History: Ringo once again changed record labels after feeling Mercury had let him down. He signed with independent label Koch and made another record with Mark Hudson and Dean Grakal, calling in famous friends like Eric Clapton, Willie Nelson, and David Gilmour this time around. He also got permission from Paul to use a bit of “Let ‘Em In” for one song on the record.
My own personal history and initial prediction: The standout on this one is of course “Never Without You,” his tribute to George. I love this song, it’s such a touching tribute that obviously meant a lot to Ringo. I remember this song getting a lot of airplay at the time and I would always stop to listen when it came on. The cover of this album also looks really familiar to me, I feel like I remember seeing it being promoted a lot as well. I notice these songs largely have the same songwriters he’s been working with on the last couple offerings so I imagine this is going to be another good not necessarily great effort from Ringo.
Review: As predicted, this album is good, not great. I do feel like Ringo is improving lyrically quite a bit, perhaps because he mostly seems to be writing about things that mean something to him rather than trying to go for typical love song themes. As such there’s a whole lot of peace and love being mentioned, but there’s also a bit of cleverness as well. I think “Never Without You” does a really good job of taking some of George’s song titles and turning it into a proper tribute for his friend. I also really enjoyed the witticism of “Missouri Loves Company” even if it does get a bit cheesy sometimes. Yes, it’s essentially dad jokes, but I think dad jokes suit Ringo just fine.
A lot of these songs do trend toward country territory which is probably why musically the album isn’t doing as much for me. It’s good, it’s fine, but most of them are hard to comment on beyond “that was pleasant.” I do like the Willie Nelson collaboration “Write One For Me,” as it makes me nostalgic for the Willie Nelson songs I heard a lot when I was a kid. It’s also a cute story, that he apparently reached out and said he wanted Willie to write a song for him, and what came back was this narrative of a man who wants to express his heart to his love but can’t and is instead asking a musician to do it for him.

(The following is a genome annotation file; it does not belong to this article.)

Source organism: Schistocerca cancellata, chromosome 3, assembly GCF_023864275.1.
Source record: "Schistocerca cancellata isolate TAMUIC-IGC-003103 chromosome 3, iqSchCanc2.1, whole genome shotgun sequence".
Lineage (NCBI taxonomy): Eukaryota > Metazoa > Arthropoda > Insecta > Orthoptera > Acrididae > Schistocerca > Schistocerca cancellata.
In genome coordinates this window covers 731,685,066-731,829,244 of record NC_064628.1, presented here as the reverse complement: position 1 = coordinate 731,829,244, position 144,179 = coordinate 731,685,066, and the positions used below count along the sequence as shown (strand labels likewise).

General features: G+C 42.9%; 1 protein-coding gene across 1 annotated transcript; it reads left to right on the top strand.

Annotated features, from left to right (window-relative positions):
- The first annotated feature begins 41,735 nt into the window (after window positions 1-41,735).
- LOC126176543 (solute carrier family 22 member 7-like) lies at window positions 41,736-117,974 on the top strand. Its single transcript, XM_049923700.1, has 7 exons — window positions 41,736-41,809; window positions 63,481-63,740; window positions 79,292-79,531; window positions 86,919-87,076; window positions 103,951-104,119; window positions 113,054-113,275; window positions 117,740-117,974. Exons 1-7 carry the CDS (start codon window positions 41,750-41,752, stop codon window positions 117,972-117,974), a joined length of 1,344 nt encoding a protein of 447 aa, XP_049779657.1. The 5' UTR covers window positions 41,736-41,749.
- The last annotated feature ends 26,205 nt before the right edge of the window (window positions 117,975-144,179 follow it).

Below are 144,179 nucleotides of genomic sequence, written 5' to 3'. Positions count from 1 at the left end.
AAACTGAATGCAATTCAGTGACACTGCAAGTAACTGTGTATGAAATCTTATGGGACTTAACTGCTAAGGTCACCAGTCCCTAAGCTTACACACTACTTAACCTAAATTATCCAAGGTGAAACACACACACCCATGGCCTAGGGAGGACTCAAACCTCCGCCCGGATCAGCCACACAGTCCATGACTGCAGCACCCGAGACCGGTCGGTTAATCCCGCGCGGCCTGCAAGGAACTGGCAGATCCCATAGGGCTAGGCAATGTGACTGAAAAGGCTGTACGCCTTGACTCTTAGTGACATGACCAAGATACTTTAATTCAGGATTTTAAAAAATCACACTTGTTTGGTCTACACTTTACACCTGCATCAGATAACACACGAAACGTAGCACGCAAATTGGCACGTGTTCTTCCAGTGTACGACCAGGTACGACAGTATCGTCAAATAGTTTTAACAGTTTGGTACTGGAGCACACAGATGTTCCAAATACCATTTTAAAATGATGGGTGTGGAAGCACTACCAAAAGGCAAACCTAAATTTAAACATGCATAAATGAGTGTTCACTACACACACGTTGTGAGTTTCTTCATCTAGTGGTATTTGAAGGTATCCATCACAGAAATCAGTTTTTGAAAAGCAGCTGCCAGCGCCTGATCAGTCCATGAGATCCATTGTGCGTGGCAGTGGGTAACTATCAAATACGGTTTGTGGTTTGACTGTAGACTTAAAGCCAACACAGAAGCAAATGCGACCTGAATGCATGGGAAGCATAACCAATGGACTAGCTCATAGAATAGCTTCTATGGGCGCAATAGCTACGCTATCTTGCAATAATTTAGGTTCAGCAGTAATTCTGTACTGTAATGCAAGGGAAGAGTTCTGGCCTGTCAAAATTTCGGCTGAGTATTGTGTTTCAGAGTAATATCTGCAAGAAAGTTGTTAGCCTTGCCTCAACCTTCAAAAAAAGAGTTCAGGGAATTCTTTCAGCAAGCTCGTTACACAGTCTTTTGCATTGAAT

The song that starts the album, “Eye to Eye,” is an exception to the country feel, and instead comes off sounding really modern for that time period without also sounding like Ringo is trying too hard to be young and cool. I just wish they had continued to explore that sound a little bit more on the album, because it really perked my ears up and got me excited but the rest of the album was more the standard. “Memphis in Your Mind” is where we hear a Roy Orbison growl (sent with permission from Orbison’s wife) but unfortunately it’s just otherwise a decent country song.
I do like the way the album closes out though, with a quick song painting a scene of himself, Barbara and their dog Buster together in their garden, with the little bit of “Let ‘Em In” thrown in to highlight the casual nature of it all. The album even technically has a brief secret track, one where Ringo performed all the instruments himself. I feel like it shows a lot about his personality, and also why I will never feel like my time with a Ringo album is wasted, even if I may never be compelled to listen to some of the songs again.
Next Time: Paul continues to dabble in electronic music as part of the duo Twin Freaks.